The combat in Neversong is extremely basic. You’re armed with only a baseball bat and have a basic attack that comes along it. That’s pretty much it as far as weapons go. All you have to do is stay a safe distance away from the enemy (bumping into it hurts you), and swing the bat at it. However, this simple mechanic is pulled off wonderfully, it feels fantastic to play: thanks to the camera shake, the mini time-stop, and the rewarding visual feedback when your attack connects with an enemy, this simple attack somehow feels really powerful, you can feel the weight behind it. 


Still, that doesn’t make up for the very shallow nature of the combat. But that can be forgiven if the platforming makes up for it. Thankfully, the platforming aspect does have a bit more to it: over the course of the game, you get access to a swinging mechanic, a glide mechanic, and one other ability that I don’t want to spoil because I was so pleasantly surprised when I got it. Each of these abilities is exploited in a few environmental puzzles and also serve as strategies in boss battles. Even though they’re not really exploited to their fullest, it’s fun and compelling to use them. 

Speaking of boss battles, Neversong has about 4 of them, and all of them, though visually interesting,  are overly simplistic, sometimes laughably so, and it was neither challenging to figure out the gimmick of the boss (just use your most recently acquired ability) nor to execute it. This is where the Metroidvania element comes into play, as each boss battle awards you with a 5-note piano tune, which when replicated at the piano back at Wren’s house, opens up a doorway to a chest with a new ability hidden within, which in turn gives you access to the next area with another boss. 

There are, like I said, some fun environmental puzzles that make use of the various abilities you acquire, but again, they’re not very challenging or memorable, and as far as I recall there’s no puzzle that forces you to use these 3 different abilities in tandem with each other, which would’ve made for some compelling puzzles. Instead, each puzzle only makes use of a single mechanic, and it’s not hard to figure out and in turn, not satisfying to figure out.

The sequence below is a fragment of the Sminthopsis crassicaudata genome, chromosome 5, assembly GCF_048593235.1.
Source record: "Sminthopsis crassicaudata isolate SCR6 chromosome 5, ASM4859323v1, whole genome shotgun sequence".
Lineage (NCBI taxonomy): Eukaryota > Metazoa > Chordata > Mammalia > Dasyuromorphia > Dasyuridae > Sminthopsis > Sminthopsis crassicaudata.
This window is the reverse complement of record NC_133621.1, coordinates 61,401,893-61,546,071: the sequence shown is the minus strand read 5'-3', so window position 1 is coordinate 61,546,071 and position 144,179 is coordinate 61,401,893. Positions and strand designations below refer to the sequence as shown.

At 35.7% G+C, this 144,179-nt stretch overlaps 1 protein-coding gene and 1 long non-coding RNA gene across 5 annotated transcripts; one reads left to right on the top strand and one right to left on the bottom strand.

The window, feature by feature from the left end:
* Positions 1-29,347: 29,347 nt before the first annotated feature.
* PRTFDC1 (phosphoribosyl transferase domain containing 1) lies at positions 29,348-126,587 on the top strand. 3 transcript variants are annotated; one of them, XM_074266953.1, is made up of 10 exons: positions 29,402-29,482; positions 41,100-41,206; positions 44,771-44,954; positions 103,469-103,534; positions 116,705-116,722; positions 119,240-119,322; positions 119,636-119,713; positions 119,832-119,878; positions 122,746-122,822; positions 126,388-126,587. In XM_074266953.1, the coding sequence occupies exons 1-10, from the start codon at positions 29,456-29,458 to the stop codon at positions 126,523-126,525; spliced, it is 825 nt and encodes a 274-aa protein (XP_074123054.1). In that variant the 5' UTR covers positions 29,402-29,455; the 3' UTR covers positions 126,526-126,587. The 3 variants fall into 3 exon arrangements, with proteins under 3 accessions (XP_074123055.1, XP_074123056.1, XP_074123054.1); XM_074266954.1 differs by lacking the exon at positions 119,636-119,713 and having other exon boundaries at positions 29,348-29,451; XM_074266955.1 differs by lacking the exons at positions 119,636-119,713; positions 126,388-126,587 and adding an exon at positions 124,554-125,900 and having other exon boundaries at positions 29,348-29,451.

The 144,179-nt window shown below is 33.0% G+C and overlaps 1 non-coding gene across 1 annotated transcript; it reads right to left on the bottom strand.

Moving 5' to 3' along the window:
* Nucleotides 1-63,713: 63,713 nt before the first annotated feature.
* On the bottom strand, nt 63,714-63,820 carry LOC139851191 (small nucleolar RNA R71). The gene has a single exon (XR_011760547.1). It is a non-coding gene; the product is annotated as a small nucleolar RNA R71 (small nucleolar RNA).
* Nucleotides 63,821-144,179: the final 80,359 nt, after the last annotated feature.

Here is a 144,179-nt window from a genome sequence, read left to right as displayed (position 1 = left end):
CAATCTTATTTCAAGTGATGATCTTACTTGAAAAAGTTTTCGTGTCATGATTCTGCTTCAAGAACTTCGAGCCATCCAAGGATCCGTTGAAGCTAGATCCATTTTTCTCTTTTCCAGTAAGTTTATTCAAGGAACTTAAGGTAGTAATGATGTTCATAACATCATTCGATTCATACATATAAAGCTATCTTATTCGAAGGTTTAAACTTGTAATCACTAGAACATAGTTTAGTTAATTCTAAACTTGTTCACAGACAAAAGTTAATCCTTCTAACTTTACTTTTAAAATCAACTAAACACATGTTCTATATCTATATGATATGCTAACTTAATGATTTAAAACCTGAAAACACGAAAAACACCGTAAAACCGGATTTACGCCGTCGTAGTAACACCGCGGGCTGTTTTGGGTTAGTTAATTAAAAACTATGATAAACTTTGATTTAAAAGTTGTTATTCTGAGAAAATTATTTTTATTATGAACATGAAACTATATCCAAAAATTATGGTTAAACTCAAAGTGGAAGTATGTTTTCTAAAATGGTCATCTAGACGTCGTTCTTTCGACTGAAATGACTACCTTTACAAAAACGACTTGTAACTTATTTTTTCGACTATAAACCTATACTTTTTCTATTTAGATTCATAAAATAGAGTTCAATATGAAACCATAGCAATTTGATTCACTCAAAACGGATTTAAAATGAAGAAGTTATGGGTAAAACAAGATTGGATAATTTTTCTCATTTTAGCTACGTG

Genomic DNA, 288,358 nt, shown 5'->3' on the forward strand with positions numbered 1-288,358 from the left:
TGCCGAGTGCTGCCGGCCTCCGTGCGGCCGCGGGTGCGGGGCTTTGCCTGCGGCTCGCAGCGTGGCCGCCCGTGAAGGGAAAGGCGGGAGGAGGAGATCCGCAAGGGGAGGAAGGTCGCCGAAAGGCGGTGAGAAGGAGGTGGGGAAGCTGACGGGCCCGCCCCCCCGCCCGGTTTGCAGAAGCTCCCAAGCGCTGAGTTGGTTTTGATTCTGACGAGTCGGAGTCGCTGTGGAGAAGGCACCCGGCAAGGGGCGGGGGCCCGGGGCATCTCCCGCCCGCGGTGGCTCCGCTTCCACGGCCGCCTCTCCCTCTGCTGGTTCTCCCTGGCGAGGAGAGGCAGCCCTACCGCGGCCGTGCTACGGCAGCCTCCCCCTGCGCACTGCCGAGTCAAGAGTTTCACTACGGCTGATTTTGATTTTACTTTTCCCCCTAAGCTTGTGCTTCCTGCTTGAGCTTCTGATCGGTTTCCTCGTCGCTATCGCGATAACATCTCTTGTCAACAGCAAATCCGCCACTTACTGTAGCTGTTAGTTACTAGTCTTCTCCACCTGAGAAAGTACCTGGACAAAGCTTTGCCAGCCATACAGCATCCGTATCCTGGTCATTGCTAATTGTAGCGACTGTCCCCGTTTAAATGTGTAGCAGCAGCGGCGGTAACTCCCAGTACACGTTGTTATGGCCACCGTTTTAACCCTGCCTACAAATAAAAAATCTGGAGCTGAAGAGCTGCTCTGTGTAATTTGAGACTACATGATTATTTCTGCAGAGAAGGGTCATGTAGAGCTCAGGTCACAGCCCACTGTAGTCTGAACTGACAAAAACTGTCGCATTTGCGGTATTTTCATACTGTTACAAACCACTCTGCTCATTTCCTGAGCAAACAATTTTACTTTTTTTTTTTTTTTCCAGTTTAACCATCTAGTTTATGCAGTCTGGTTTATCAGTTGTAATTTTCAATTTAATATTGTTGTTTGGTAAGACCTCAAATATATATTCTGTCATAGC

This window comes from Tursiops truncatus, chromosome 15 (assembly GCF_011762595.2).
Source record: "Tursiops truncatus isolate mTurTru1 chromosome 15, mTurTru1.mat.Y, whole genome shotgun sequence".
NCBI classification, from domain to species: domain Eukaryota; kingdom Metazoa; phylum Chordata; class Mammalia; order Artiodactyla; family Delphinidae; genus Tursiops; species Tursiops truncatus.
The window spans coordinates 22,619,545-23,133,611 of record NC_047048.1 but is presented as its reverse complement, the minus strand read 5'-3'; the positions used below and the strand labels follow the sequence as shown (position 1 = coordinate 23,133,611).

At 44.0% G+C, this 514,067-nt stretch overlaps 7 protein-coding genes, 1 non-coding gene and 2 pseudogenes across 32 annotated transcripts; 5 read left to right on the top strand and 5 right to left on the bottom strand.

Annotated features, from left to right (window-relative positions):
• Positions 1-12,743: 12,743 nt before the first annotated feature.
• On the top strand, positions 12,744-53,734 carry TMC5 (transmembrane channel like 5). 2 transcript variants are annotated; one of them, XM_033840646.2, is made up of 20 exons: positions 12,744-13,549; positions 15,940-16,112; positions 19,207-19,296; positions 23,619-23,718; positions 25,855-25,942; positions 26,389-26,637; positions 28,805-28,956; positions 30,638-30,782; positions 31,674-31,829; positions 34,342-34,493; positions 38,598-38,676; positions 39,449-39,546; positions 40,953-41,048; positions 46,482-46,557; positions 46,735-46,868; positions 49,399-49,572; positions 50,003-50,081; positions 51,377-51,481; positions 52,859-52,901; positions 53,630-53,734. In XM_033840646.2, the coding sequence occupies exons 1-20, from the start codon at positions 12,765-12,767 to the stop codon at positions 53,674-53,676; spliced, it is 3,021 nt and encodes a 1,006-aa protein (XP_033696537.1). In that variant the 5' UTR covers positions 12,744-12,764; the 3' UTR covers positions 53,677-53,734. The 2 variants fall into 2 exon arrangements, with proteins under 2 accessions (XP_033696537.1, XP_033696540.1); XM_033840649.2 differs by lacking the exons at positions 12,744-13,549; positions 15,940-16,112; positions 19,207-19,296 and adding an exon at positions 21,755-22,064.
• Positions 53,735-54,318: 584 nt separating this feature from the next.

Also, while all the boss battles are easy, the last boss battle was especially disappointing and anticlimactic, probably the worst of them all. It was repetitive, provided almost no challenge whatsoever, and went on for far too long. Dr. Smile is hyped up from the very beginning of the game, and so I was very excited going into it, and that made it all the more disappointing. 

However, this is, first and foremost, a narrative game, and so the gameplay is only meant to be a vehicle for the story, it’s not necessarily intended to be incredibly deep. It’s unfortunate then, that the narrative, as previously stated, failed to resonate with me in any meaningful way. 

Visuals & Sound

So the narrative is disappointing and the gameplay, while solid, is nothing to write home about. Thankfully, the beautiful visuals of Neversong do go a long way and almost make up for the previously mentioned shortcomings.  The rich, detailed environments, the great use of lighting, and the elegant orange-and-blue-themed color scheme come together to form an extremely pretty world begging to be explored. The Night in the Woods style map, with enterable houses and talkative NPCs, was a joy to traverse, taking in the sights and sounds. The monster designs were creepy and interesting as well, though the basic enemies – spiders – are par for the course, nothing innovative. 

The piano-centric soundtrack does a great job of setting the atmosphere as well – being upbeat and exciting, or threatening and creepy as and when needed, and again reminded me of Night in the Woods. Though unlike NitW, it’s not something I’d listen to outside the game, the soundtrack is suitably effective and works well during gameplay. The voice-acting is superb, especially that of Dr. Smile, and the sound-engineering is stellar throughout, making for some genuinely creepy, spine-chilling moments. In fact, the opening prologue level is one of the best parts of the game for sure and seems to be inspired by PT, the Silent Hills demo that came out a few years ago. The tense atmosphere, the sense of anxiety, and the mounting stress in this prologue are masterfully executed, I only wish that were the tone for the whole game. 

Anyway, the visual and sound presentation is definitely where this game shines the brightest and so, if that’s what you’re looking for, you’ll find a lot to love here. 


Though Neversong is an enjoyable game and worth playing, it falls short in the narrative department, which is pretty bad for a game that claims to be narratively focused. Still, the gameplay is solid enough (though nothing exemplary) and the fantastic visuals paired with the superb sound design are pretty persuasive reasons to give this one a shot. It’s a very short game, taking 2-4hours, it can be beaten in a single sitting, and there’s not much replayability, save for a few Steam achievements. 

Neversong comes out today, May 20th, on Steam (though it was launched early on Apple Arcade, on May 1st, to the justifiable chagrin of its Kickstarter backers who had to wait an additional 2 weeks to get their Steam keys) and is scheduled to come out on other consoles in the future.